- Associated Press - Wednesday, March 2, 2016

BOSTON (AP) - Massachusetts should regulate non-compete clauses intended to discourage employees from quitting to work for a competitor, state House Speaker Robert DeLeo told the Greater Boston Chamber of Commerce on Wednesday.

The Democrat said his plan would limit non-compete agreements to 12 months and require that employees be told if they’ll be asked to sign an agreement before accepting a job.

Critics of the agreements say they stifle competition by preventing workers at technology firms from quitting their jobs to take their skills to other companies. Supporters say employers who spend money training and educating employees have legitimate concerns about workers going to a competitor.

“Our legislation will strike an appropriate balance on non-competes, and create a more desirable environment for both employers and employees,” DeLeo told the business group.

Under the House plan, DeLeo also said non-compete clauses could not be used against lower-wage workers.

Camp counselors, for example, should not be forced to sign an agreement that would prohibit them from working at another camp the following summer, DeLeo said.

Former Democratic Gov. Deval Patrick urged lawmakers in 2014 to back a proposal designed to discourage non-compete agreements in the private sector.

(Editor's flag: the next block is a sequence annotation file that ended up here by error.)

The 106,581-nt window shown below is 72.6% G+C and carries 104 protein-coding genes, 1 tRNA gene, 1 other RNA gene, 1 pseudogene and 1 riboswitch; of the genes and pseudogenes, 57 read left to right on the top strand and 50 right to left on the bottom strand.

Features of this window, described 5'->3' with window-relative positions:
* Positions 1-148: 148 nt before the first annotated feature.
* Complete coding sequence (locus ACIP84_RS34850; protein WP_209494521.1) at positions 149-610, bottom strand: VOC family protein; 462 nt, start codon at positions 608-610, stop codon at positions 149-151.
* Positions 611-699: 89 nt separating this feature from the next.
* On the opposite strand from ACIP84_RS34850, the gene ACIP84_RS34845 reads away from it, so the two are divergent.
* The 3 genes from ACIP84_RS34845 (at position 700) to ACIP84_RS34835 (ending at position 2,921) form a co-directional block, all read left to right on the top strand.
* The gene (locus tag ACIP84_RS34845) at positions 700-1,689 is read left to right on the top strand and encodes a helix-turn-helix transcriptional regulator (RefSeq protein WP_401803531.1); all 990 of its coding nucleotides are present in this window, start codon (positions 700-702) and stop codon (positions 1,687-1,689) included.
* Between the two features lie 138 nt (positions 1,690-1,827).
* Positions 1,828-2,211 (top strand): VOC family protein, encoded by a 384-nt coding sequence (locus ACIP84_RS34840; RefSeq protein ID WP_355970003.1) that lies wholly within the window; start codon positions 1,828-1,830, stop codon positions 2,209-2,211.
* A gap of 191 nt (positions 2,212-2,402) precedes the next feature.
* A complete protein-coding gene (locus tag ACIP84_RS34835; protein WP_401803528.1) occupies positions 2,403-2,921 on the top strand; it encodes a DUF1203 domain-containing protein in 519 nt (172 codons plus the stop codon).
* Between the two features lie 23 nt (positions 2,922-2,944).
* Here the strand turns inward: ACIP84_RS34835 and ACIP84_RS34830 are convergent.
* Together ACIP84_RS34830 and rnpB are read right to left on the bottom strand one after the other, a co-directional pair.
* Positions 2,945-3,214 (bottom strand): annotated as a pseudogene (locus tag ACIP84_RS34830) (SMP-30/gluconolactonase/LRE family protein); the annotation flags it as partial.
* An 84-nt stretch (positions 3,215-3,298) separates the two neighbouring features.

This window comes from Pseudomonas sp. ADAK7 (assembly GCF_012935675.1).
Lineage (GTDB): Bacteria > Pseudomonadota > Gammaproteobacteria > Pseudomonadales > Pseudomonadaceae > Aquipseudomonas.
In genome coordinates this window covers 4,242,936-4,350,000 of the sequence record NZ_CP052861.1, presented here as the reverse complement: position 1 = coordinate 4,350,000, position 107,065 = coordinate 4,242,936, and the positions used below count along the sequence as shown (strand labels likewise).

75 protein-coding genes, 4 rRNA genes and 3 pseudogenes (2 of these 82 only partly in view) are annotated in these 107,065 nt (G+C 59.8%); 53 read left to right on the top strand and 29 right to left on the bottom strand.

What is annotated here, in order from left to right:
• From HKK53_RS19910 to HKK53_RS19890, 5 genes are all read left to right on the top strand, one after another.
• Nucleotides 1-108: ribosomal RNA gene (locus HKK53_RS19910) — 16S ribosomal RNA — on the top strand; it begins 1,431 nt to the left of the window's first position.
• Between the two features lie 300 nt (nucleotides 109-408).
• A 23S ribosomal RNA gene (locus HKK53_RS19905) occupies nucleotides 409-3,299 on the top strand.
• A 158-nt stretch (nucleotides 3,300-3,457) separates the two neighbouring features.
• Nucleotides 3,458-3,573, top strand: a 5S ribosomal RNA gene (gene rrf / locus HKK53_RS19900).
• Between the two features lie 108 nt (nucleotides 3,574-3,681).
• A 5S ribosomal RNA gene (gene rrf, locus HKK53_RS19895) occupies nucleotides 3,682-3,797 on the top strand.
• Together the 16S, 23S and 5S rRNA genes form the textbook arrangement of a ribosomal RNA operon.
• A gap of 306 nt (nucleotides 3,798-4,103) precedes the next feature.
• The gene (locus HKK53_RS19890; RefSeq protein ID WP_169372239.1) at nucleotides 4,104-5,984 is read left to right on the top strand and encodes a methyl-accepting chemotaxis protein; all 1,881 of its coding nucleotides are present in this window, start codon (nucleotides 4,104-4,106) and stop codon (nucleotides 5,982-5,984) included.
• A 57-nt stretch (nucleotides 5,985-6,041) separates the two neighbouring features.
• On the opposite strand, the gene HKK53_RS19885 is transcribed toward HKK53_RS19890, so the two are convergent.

“This is an issue that we didn’t dream up,” Patrick said then. “It came to us directly from the tech community.”

At the time DeLeo opted not to pursue Patrick’s proposal.

DeLeo also pledged to spur the state’s economy through legislative support for innovative industries including big data and offshore wind power.

DeLeo said big data is the next step in the state’s tradition of discovery and invention. He said the House will fund a $2 million Big Data Innovation and Workforce Fund to promote the use of big data and analytics through partnerships between the public and private sectors.

DeLeo said energy plays a major role in business decisions, making affordable, reliable and clean energy critical for the economy. A House energy plan includes a competitive procurement process for hydroelectricity and development of offshore wind power.

DeLeo said the Massachusetts’ coastline provides “unrivaled offshore wind resources.” He said it’s encouraging that the federal government’s auction of offshore leases has attracted interest locally and internationally.

“This resource has the additional benefit of creating local jobs,” DeLeo said. “We have the opportunity to launch a new industry that is successful in other parts of the world, right here at home.”

Republican Gov. Charlie Baker has urged lawmakers to pass legislation to encourage the use of Canadian hydropower in Massachusetts.


Associated Press writer Mark Pratt contributed to this report.

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